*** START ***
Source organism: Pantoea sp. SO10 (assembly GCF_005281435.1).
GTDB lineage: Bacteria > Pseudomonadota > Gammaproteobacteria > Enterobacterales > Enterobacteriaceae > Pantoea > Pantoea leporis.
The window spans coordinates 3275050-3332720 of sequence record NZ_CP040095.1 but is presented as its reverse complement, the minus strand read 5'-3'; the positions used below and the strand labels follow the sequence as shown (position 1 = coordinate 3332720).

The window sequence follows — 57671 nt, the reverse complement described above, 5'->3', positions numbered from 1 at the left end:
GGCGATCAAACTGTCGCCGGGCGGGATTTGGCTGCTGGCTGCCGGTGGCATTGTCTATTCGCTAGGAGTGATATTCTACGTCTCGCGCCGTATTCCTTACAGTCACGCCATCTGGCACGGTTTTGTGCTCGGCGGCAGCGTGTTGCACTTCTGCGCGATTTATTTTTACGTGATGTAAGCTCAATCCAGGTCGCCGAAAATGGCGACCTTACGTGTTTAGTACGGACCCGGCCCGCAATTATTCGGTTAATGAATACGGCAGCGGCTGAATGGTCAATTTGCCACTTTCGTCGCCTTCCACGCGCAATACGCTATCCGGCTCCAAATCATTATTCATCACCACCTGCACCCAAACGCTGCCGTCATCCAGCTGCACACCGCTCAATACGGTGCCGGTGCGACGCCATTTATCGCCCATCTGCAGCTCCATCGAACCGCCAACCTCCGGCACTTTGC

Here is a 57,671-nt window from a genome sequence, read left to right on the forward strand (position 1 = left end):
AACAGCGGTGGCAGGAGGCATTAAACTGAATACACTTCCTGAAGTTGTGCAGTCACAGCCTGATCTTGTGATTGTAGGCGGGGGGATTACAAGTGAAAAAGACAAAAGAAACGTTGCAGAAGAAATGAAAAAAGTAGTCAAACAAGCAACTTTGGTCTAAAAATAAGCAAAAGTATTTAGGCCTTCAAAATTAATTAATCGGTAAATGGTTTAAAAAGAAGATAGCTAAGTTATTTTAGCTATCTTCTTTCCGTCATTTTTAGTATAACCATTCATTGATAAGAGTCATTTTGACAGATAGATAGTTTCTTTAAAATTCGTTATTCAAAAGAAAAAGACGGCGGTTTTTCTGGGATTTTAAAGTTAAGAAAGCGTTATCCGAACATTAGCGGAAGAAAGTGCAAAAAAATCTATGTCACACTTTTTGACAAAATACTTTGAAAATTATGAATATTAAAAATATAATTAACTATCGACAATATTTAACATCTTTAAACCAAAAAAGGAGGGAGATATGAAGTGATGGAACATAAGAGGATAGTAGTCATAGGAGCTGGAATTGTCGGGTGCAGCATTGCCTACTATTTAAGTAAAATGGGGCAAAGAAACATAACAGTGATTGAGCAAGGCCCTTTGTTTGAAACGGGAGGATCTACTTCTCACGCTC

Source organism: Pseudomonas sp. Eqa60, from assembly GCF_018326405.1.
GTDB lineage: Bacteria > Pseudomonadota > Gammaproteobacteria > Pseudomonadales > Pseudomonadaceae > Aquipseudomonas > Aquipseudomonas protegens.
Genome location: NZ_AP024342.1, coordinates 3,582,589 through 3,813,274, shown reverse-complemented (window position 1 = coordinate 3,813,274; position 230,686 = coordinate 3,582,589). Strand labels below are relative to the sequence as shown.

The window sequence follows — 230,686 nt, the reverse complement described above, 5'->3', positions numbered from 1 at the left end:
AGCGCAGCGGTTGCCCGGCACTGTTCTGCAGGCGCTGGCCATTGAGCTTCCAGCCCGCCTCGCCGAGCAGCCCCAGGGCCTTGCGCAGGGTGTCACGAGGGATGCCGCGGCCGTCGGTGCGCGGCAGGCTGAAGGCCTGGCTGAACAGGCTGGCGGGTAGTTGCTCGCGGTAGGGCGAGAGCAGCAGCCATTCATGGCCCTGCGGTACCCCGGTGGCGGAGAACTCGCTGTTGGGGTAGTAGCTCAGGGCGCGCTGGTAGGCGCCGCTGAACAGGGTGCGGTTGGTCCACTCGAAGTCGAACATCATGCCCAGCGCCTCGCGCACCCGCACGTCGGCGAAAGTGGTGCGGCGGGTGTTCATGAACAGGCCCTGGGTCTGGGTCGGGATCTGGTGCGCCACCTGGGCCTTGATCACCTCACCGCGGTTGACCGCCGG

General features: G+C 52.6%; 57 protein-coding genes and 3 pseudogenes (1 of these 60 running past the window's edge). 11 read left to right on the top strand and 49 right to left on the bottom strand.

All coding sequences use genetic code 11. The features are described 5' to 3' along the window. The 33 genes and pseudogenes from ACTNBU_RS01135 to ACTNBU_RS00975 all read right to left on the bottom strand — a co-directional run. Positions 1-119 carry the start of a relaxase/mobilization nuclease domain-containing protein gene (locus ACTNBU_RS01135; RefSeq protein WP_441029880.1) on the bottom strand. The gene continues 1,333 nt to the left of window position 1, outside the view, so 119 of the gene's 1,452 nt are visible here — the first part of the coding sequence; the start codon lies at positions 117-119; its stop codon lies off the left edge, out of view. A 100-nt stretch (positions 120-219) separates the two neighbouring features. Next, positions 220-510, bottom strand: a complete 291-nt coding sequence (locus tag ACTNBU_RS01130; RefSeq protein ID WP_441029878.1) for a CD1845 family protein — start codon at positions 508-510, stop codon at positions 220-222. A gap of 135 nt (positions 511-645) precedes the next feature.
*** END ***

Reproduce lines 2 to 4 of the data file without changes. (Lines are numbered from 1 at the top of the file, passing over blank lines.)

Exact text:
GTDB lineage: Bacteria > Pseudomonadota > Gammaproteobacteria > Enterobacterales > Enterobacteriaceae > Pantoea > Pantoea leporis.
The window spans coordinates 3275050-3332720 of sequence record NZ_CP040095.1 but is presented as its reverse complement, the minus strand read 5'-3'; the positions used below and the strand labels follow the sequence as shown (position 1 = coordinate 3332720).

The window sequence follows — 57671 nt, the reverse complement described above, 5'->3', positions numbered from 1 at the left end: